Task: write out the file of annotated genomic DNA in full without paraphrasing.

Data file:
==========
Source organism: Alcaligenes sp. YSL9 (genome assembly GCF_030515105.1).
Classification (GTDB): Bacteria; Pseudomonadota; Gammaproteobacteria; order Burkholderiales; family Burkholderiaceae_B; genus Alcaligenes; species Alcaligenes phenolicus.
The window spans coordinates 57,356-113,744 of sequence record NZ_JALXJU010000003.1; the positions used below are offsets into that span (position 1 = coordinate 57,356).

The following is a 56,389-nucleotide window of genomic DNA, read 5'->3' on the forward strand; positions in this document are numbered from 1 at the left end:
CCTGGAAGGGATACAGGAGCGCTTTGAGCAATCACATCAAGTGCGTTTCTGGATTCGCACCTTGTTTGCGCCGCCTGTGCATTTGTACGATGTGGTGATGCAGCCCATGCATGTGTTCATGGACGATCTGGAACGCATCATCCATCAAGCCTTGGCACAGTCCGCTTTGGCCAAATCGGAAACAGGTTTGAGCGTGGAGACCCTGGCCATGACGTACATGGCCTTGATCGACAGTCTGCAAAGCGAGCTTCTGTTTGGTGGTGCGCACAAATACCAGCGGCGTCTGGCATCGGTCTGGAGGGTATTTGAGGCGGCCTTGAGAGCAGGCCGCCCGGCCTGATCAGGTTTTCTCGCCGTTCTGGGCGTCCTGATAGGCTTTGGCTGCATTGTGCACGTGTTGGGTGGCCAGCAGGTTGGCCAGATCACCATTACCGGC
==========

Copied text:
Source organism: Alcaligenes sp. YSL9 (genome assembly GCF_030515105.1).
Classification (GTDB): Bacteria; Pseudomonadota; Gammaproteobacteria; order Burkholderiales; family Burkholderiaceae_B; genus Alcaligenes; species Alcaligenes phenolicus.
The window spans coordinates 57,356-113,744 of sequence record NZ_JALXJU010000003.1; the positions used below are offsets into that span (position 1 = coordinate 57,356).

The following is a 56,389-nucleotide window of genomic DNA, read 5'->3' on the forward strand; positions in this document are numbered from 1 at the left end:
CCTGGAAGGGATACAGGAGCGCTTTGAGCAATCACATCAAGTGCGTTTCTGGATTCGCACCTTGTTTGCGCCGCCTGTGCATTTGTACGATGTGGTGATGCAGCCCATGCATGTGTTCATGGACGATCTGGAACGCATCATCCATCAAGCCTTGGCACAGTCCGCTTTGGCCAAATCGGAAACAGGTTTGAGCGTGGAGACCCTGGCCATGACGTACATGGCCTTGATCGACAGTCTGCAAAGCGAGCTTCTGTTTGGTGGTGCGCACAAATACCAGCGGCGTCTGGCATCGGTCTGGAGGGTATTTGAGGCGGCCTTGAGAGCAGGCCGCCCGGCCTGATCAGGTTTTCTCGCCGTTCTGGGCGTCCTGATAGGCTTTGGCTGCATTGTGCACGTGTTGGGTGGCCAGCAGGTTGGCCAGATCACCATTACCGGC